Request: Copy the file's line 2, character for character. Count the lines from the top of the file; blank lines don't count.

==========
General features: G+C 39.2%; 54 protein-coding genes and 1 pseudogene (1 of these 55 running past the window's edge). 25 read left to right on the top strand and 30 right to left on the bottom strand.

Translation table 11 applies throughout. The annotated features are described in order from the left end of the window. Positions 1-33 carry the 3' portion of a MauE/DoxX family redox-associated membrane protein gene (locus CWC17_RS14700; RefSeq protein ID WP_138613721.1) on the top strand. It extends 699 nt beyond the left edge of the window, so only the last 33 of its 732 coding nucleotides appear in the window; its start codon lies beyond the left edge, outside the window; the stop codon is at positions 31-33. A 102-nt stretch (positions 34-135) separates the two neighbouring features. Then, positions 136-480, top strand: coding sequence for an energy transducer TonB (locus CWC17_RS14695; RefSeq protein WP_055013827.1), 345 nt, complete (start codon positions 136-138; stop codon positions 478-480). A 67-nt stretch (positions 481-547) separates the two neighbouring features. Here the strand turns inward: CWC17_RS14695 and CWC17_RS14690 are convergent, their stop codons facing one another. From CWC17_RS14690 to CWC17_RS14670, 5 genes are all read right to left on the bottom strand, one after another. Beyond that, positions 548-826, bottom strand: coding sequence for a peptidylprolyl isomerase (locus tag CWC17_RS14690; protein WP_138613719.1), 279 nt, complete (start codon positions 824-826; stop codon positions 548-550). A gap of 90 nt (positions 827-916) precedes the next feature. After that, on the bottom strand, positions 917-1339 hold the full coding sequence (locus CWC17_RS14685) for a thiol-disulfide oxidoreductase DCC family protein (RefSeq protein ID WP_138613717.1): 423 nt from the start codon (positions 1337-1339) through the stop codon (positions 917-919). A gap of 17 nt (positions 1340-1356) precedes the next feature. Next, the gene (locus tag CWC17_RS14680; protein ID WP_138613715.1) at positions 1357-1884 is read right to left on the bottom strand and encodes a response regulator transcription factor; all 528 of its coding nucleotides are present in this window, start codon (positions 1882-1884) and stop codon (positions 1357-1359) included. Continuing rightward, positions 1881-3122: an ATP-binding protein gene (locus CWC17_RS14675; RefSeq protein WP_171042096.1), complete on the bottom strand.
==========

Translation table 11 applies throughout. The annotated features are described in order from the left end of the window. Positions 1-33 carry the 3' portion of a MauE/DoxX family redox-associated membrane protein gene (locus CWC17_RS14700; RefSeq protein ID WP_138613721.1) on the top strand. It extends 699 nt beyond the left edge of the window, so only the last 33 of its 732 coding nucleotides appear in the window; its start codon lies beyond the left edge, outside the window; the stop codon is at positions 31-33. A 102-nt stretch (positions 34-135) separates the two neighbouring features. Then, positions 136-480, top strand: coding sequence for an energy transducer TonB (locus CWC17_RS14695; RefSeq protein WP_055013827.1), 345 nt, complete (start codon positions 136-138; stop codon positions 478-480). A 67-nt stretch (positions 481-547) separates the two neighbouring features. Here the strand turns inward: CWC17_RS14695 and CWC17_RS14690 are convergent, their stop codons facing one another. From CWC17_RS14690 to CWC17_RS14670, 5 genes are all read right to left on the bottom strand, one after another. Beyond that, positions 548-826, bottom strand: coding sequence for a peptidylprolyl isomerase (locus tag CWC17_RS14690; protein WP_138613719.1), 279 nt, complete (start codon positions 824-826; stop codon positions 548-550). A gap of 90 nt (positions 827-916) precedes the next feature. After that, on the bottom strand, positions 917-1339 hold the full coding sequence (locus CWC17_RS14685) for a thiol-disulfide oxidoreductase DCC family protein (RefSeq protein ID WP_138613717.1): 423 nt from the start codon (positions 1337-1339) through the stop codon (positions 917-919). A gap of 17 nt (positions 1340-1356) precedes the next feature. Next, the gene (locus tag CWC17_RS14680; protein ID WP_138613715.1) at positions 1357-1884 is read right to left on the bottom strand and encodes a response regulator transcription factor; all 528 of its coding nucleotides are present in this window, start codon (positions 1882-1884) and stop codon (positions 1357-1359) included. Continuing rightward, positions 1881-3122: an ATP-binding protein gene (locus CWC17_RS14675; RefSeq protein WP_171042096.1), complete on the bottom strand.